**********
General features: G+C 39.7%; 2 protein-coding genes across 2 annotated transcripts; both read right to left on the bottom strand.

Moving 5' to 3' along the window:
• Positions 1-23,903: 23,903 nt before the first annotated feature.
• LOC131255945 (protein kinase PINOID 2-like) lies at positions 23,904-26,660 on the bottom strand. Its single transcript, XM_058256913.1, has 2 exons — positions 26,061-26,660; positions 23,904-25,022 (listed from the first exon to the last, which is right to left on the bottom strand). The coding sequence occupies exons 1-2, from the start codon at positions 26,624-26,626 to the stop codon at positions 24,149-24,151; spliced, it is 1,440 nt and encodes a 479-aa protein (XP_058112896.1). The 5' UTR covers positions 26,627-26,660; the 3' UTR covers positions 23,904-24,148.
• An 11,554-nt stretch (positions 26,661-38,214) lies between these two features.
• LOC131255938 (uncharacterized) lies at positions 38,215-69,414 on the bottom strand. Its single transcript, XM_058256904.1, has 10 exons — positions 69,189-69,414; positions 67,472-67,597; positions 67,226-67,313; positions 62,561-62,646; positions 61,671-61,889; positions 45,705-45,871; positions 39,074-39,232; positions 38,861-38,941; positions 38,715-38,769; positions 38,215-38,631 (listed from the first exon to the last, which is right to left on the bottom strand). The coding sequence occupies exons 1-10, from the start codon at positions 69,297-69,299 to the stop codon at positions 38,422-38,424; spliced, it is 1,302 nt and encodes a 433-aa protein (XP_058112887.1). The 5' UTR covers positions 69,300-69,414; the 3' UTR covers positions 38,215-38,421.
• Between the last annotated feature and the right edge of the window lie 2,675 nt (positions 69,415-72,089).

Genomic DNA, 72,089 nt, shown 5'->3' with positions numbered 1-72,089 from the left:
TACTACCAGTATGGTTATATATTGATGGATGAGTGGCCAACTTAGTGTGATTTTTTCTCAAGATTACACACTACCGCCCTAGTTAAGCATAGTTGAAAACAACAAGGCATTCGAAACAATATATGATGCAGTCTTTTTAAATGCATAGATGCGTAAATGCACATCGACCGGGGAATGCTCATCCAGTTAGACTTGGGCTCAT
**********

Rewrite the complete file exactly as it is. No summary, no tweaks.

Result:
General features: G+C 39.7%; 2 protein-coding genes across 2 annotated transcripts; both read right to left on the bottom strand.

Moving 5' to 3' along the window:
• Positions 1-23,903: 23,903 nt before the first annotated feature.
• LOC131255945 (protein kinase PINOID 2-like) lies at positions 23,904-26,660 on the bottom strand. Its single transcript, XM_058256913.1, has 2 exons — positions 26,061-26,660; positions 23,904-25,022 (listed from the first exon to the last, which is right to left on the bottom strand). The coding sequence occupies exons 1-2, from the start codon at positions 26,624-26,626 to the stop codon at positions 24,149-24,151; spliced, it is 1,440 nt and encodes a 479-aa protein (XP_058112896.1). The 5' UTR covers positions 26,627-26,660; the 3' UTR covers positions 23,904-24,148.
• An 11,554-nt stretch (positions 26,661-38,214) lies between these two features.
• LOC131255938 (uncharacterized) lies at positions 38,215-69,414 on the bottom strand. Its single transcript, XM_058256904.1, has 10 exons — positions 69,189-69,414; positions 67,472-67,597; positions 67,226-67,313; positions 62,561-62,646; positions 61,671-61,889; positions 45,705-45,871; positions 39,074-39,232; positions 38,861-38,941; positions 38,715-38,769; positions 38,215-38,631 (listed from the first exon to the last, which is right to left on the bottom strand). The coding sequence occupies exons 1-10, from the start codon at positions 69,297-69,299 to the stop codon at positions 38,422-38,424; spliced, it is 1,302 nt and encodes a 433-aa protein (XP_058112887.1). The 5' UTR covers positions 69,300-69,414; the 3' UTR covers positions 38,215-38,421.
• Between the last annotated feature and the right edge of the window lie 2,675 nt (positions 69,415-72,089).

Genomic DNA, 72,089 nt, shown 5'->3' with positions numbered 1-72,089 from the left:
TACTACCAGTATGGTTATATATTGATGGATGAGTGGCCAACTTAGTGTGATTTTTTCTCAAGATTACACACTACCGCCCTAGTTAAGCATAGTTGAAAACAACAAGGCATTCGAAACAATATATGATGCAGTCTTTTTAAATGCATAGATGCGTAAATGCACATCGACCGGGGAATGCTCATCCAGTTAGACTTGGGCTCAT